This year (2016) The Goa Project features a separate track on Entrepreneurship.
Any form of Entrepreneurship is not easy. But there are specific sectors that are more challenging than the others. If you are trying to build a sustainable organization in a difficult and / or unglamorous market, this is a great opportunity to show case it to the world. Please come and share your success stories, failures, learnings and experiences.
Some examples (but not limited to) are:
Creative entrepreneurs in design / performing arts / social impact space
Consumer facing business that is self-sustainable and profitable
Sectors like infrastructure, waste management, renewable energy, engineering, agri-food..
The tragedy of the commons
Useful technologies that require behavioural change / have poor adoption curves..
Developing markets outside India
Difficult to monetize sectors such as music or entertainment
Any thing else and more..
The emphasis is not really on the sector or even the problem-opportunity-solution. Tell us how you are cracking the challenges of adoption, sustainability and scalability. Even if it is Work in Progress, there is a lot we can all learn from you.
A case study in cross-disciplinary innovation: Inspiring non-experts to solve tough problems in health
To show how evn a large conservative corporation can create an environment for innovation when it has the right design. And it continues to improve lives, even to this day.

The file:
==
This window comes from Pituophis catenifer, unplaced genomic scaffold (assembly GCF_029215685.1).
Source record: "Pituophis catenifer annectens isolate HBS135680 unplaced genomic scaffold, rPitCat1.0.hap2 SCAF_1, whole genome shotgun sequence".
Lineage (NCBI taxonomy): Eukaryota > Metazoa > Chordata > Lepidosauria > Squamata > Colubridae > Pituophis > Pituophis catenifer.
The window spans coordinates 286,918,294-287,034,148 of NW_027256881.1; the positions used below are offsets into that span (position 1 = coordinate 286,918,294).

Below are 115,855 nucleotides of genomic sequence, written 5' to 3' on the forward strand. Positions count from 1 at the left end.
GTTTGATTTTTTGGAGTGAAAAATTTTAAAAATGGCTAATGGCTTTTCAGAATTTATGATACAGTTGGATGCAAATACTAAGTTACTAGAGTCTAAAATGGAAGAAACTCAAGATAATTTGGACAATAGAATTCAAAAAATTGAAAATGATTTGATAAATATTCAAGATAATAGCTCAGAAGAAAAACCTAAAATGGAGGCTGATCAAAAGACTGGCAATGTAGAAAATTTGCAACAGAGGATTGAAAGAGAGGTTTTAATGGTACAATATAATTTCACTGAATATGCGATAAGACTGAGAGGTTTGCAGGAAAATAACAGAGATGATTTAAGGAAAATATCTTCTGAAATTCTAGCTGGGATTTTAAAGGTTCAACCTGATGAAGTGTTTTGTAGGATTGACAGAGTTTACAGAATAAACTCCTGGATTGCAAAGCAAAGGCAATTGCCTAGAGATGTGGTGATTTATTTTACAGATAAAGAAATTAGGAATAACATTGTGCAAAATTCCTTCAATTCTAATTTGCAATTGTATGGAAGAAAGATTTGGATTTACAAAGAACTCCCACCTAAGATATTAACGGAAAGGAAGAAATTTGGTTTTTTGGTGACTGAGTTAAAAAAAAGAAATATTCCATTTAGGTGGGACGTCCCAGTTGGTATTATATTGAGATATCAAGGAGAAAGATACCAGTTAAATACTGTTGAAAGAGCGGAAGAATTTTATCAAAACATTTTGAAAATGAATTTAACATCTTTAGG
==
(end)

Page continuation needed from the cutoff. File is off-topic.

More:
I was privelaged to be part of a remarkable cross-disciplinary event in San Francisco that created real solutions for patients with pulmonary disease. Few of us had heard of the disease before the event, and it was the range of thinking and expertise in so many non-medical ares that made results truly innovative. We participants became so engaged that many of us are leading our own projects globally because we were so inspired. Mark, who ran the event, will also try to be in Goa to answer questions.
The desire to be inspired and learn to create real change.
Annette Kramer, PhD is a business advisor for emerging technology companies and corporate executives in leadership and communication strategies. Annette’s expertise includes teaching executives to tell their stories with impact as well as developing innovation programmes in the UK, US, Europe and Asia.
Annette began her career in the New York theatre and teaching at Brown University before turning her hand to content development in the early days of the Web. She was one of PwC’s first hires on web consulting when PW merged with C&L. After 8 years, Annette was recruited to advise an American philanthropist to build an education business in London for struggling primary schools. Annette is now considered a thought leader in innovation and leadership, perhaps most notably as the advisor to the Cambridge Centre for Social Equality and 1 of 9 Fellows at St. George’s House, Windsor Castle.
Mark Lightowler originally trained as an research chemist in England before working for several International Pharmaceutical companies in clinical development, medical affairs and marketing. Now global head of digital solutions for respiratory at Novartis he is focused on digital healthcare innovation. Seperately, he writes on the science and art of storytelling and how to make science memorable.